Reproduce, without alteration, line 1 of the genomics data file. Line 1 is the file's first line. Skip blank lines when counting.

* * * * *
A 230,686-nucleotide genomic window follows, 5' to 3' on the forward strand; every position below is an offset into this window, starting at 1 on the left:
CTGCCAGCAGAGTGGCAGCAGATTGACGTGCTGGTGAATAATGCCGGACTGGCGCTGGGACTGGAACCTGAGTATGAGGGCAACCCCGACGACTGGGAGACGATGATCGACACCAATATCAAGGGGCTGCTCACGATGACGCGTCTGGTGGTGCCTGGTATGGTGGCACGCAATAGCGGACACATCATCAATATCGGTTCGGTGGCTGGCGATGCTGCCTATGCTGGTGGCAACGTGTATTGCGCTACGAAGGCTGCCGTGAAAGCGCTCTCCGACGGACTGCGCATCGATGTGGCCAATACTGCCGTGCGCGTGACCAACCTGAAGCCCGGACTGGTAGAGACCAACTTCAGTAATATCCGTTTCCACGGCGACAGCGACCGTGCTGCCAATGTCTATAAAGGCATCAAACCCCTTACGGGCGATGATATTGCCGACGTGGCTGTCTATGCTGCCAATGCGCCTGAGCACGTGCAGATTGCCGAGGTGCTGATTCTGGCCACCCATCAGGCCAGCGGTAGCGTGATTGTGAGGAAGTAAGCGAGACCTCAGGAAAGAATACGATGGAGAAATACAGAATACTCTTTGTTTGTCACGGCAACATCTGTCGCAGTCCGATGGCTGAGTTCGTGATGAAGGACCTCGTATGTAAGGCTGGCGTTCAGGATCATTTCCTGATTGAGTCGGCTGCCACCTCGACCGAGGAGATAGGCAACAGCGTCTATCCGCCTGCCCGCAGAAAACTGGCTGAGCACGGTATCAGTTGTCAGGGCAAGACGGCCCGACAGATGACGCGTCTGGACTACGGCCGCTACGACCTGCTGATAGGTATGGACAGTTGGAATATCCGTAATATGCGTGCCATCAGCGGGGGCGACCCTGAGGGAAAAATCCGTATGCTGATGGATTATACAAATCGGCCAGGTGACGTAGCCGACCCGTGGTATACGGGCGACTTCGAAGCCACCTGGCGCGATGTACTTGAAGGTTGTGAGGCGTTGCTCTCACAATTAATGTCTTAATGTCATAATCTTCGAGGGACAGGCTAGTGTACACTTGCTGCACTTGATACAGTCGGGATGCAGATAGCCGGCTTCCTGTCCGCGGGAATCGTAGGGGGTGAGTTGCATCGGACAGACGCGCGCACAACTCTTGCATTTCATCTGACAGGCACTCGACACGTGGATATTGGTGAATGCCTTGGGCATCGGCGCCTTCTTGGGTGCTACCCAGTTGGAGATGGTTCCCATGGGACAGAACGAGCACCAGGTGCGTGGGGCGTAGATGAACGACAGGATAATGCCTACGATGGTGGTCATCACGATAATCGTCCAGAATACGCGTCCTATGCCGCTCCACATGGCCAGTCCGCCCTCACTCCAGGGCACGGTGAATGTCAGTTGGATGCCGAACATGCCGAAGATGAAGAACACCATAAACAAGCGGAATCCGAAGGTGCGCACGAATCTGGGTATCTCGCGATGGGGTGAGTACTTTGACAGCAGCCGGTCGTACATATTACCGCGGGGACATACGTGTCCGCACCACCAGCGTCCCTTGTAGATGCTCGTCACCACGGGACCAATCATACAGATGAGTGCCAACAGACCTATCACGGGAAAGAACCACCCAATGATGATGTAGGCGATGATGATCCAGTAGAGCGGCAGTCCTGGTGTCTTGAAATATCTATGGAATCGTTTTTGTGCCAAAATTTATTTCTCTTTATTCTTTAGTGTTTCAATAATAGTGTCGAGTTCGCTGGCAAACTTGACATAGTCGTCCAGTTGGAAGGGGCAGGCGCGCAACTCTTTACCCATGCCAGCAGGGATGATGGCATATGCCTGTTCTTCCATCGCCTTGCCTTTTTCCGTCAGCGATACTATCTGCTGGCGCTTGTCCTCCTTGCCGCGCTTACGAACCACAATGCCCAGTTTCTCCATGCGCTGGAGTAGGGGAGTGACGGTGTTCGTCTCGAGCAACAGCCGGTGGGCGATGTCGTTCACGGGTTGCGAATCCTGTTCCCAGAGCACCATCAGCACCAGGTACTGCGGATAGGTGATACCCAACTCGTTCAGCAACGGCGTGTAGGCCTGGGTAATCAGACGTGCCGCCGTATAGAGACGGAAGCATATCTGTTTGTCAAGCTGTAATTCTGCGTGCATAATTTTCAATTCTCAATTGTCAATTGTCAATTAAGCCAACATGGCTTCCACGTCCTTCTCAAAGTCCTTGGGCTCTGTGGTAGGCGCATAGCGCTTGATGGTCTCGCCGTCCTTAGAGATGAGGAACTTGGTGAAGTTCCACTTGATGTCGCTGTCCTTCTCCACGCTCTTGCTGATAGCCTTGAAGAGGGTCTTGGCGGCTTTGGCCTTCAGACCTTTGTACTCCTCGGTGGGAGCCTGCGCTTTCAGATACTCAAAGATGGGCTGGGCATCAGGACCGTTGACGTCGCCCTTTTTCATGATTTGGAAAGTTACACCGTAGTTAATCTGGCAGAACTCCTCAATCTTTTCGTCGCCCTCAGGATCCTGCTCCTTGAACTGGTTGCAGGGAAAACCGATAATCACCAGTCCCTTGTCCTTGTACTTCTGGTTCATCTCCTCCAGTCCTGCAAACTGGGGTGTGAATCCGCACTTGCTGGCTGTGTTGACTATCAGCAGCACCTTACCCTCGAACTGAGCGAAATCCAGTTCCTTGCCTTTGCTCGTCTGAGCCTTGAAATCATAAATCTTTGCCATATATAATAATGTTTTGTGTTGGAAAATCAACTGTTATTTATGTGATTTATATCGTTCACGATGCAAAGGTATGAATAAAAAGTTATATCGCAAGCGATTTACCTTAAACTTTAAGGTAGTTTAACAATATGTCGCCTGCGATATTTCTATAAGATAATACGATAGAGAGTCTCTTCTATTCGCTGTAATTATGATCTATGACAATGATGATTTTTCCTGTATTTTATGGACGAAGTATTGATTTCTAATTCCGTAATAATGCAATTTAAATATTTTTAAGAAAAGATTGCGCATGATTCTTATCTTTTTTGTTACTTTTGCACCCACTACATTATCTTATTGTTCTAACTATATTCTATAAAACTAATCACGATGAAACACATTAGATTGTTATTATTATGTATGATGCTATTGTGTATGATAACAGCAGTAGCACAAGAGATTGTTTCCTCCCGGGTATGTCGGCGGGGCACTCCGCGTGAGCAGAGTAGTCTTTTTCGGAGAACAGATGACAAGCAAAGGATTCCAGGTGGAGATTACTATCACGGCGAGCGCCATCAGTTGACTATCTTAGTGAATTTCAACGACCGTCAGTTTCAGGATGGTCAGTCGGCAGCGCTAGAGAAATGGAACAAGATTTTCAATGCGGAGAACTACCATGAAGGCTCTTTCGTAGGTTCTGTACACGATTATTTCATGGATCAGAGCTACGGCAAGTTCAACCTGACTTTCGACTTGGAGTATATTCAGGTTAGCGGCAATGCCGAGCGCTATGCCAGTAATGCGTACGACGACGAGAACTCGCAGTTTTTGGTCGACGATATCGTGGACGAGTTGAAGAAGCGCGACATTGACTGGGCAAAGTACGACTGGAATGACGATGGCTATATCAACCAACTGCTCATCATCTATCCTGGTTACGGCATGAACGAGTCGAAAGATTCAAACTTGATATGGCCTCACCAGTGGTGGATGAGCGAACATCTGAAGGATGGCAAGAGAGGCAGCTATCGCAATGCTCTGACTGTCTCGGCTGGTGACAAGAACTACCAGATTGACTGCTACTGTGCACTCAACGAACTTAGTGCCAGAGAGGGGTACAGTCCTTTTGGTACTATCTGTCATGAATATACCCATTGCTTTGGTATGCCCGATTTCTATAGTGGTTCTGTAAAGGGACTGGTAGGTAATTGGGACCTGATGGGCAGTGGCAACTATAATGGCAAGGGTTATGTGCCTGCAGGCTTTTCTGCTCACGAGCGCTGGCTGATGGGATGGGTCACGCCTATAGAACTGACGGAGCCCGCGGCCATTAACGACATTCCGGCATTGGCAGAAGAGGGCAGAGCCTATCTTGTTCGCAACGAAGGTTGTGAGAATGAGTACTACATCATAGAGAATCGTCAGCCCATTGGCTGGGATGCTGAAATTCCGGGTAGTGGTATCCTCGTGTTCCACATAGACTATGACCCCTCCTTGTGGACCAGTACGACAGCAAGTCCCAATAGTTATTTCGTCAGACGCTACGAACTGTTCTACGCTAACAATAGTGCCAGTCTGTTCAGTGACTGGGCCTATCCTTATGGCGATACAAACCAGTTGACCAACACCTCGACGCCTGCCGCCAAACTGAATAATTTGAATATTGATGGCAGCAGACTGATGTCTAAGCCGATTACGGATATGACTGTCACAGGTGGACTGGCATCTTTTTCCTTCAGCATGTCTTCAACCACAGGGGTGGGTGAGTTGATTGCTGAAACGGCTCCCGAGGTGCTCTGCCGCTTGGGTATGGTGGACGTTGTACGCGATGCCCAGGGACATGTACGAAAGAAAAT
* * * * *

A 230,686-nucleotide genomic window follows, 5' to 3' on the forward strand; every position below is an offset into this window, starting at 1 on the left: